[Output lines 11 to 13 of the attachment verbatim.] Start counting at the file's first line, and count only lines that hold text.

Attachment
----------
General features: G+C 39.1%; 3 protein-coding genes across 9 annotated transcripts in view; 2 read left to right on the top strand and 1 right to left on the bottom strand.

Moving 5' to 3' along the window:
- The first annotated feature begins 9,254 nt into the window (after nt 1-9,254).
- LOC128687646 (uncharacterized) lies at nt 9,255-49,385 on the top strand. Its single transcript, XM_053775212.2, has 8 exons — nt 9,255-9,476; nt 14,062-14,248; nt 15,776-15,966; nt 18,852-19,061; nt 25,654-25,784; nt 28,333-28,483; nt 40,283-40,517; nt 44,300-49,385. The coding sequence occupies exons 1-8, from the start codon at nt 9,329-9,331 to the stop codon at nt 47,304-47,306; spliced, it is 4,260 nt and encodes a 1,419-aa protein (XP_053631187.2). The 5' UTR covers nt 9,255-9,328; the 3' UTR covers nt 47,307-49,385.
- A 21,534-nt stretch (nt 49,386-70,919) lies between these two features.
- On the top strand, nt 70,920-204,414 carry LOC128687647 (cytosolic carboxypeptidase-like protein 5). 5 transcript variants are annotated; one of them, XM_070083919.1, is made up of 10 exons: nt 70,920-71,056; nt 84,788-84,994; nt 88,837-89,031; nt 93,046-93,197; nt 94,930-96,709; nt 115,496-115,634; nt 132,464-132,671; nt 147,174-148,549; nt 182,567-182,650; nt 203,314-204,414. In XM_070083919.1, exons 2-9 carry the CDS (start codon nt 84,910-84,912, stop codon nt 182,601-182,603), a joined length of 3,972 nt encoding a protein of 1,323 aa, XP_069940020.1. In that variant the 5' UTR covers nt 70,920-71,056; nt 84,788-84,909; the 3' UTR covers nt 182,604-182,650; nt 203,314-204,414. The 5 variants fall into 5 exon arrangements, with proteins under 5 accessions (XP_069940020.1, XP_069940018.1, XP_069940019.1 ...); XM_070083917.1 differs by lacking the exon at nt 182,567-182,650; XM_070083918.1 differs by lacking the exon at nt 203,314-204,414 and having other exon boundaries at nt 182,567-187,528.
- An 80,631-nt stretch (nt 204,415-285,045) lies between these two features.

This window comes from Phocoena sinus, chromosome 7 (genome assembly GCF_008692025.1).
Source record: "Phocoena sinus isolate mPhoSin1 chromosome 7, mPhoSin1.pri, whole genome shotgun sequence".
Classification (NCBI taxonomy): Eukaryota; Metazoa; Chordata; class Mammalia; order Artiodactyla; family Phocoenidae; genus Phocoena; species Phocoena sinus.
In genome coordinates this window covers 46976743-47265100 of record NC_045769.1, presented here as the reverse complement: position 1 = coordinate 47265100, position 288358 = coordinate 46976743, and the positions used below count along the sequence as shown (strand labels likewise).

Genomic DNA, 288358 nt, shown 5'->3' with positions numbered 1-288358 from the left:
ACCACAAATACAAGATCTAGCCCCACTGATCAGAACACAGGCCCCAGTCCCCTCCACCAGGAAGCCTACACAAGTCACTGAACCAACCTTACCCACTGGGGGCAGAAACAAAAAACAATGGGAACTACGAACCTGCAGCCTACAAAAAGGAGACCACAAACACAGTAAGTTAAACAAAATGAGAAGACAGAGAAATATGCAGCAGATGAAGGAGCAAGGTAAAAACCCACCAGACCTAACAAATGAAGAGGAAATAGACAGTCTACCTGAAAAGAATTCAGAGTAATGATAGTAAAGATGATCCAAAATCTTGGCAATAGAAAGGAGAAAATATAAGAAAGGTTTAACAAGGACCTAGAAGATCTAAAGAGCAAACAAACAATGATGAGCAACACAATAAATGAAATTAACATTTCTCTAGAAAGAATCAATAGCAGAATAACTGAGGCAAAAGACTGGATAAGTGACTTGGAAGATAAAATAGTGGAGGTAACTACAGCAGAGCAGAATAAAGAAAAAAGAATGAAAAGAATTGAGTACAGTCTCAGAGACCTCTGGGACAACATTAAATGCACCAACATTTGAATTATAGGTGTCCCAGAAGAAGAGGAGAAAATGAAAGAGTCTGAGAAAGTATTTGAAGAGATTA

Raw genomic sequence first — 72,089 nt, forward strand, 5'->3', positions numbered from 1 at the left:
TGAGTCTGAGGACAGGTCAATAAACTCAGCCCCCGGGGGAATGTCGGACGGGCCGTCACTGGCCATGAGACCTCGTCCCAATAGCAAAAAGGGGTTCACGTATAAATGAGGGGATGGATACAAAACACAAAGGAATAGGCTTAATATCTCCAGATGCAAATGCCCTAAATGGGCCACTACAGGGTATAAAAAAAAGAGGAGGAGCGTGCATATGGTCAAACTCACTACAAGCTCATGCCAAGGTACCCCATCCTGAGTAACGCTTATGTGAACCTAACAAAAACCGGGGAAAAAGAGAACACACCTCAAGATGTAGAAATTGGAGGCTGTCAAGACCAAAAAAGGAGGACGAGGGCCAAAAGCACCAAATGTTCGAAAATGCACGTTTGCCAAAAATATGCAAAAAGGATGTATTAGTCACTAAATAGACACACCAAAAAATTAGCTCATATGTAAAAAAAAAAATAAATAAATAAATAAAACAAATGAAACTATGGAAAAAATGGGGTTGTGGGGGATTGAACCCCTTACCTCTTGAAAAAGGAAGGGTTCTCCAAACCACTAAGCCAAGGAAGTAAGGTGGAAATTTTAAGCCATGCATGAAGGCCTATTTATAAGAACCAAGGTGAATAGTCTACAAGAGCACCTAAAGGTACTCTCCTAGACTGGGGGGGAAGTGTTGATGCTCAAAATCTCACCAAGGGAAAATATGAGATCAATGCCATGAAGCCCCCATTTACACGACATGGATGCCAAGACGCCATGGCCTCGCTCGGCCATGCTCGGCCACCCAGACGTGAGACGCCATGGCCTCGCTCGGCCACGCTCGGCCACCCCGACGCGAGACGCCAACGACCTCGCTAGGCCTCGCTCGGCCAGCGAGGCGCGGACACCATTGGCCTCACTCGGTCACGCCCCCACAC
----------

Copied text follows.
In genome coordinates this window covers 46976743-47265100 of record NC_045769.1, presented here as the reverse complement: position 1 = coordinate 47265100, position 288358 = coordinate 46976743, and the positions used below count along the sequence as shown (strand labels likewise).

Genomic DNA, 288358 nt, shown 5'->3' with positions numbered 1-288358 from the left:
ACCACAAATACAAGATCTAGCCCCACTGATCAGAACACAGGCCCCAGTCCCCTCCACCAGGAAGCCTACACAAGTCACTGAACCAACCTTACCCACTGGGGGCAGAAACAAAAAACAATGGGAACTACGAACCTGCAGCCTACAAAAAGGAGACCACAAACACAGTAAGTTAAACAAAATGAGAAGACAGAGAAATATGCAGCAGATGAAGGAGCAAGGTAAAAACCCACCAGACCTAACAAATGAAGAGGAAATAGACAGTCTACCTGAAAAGAATTCAGAGTAATGATAGTAAAGATGATCCAAAATCTTGGCAATAGAAAGGAGAAAATATAAGAAAGGTTTAACAAGGACCTAGAAGATCTAAAGAGCAAACAAACAATGATGAGCAACACAATAAATGAAATTAACATTTCTCTAGAAAGAATCAATAGCAGAATAACTGAGGCAAAAGACTGGATAAGTGACTTGGAAGATAAAATAGTGGAGGTAACTACAGCAGAGCAGAATAAAGAAAAAAGAATGAAAAGAATTGAGTACAGTCTCAGAGACCTCTGGGACAACATTAAATGCACCAACATTTGAATTATAGGTGTCCCAGAAGAAGAGGAGAAAATGAAAGAGTCTGAGAAAGTATTTGAAGAGATTA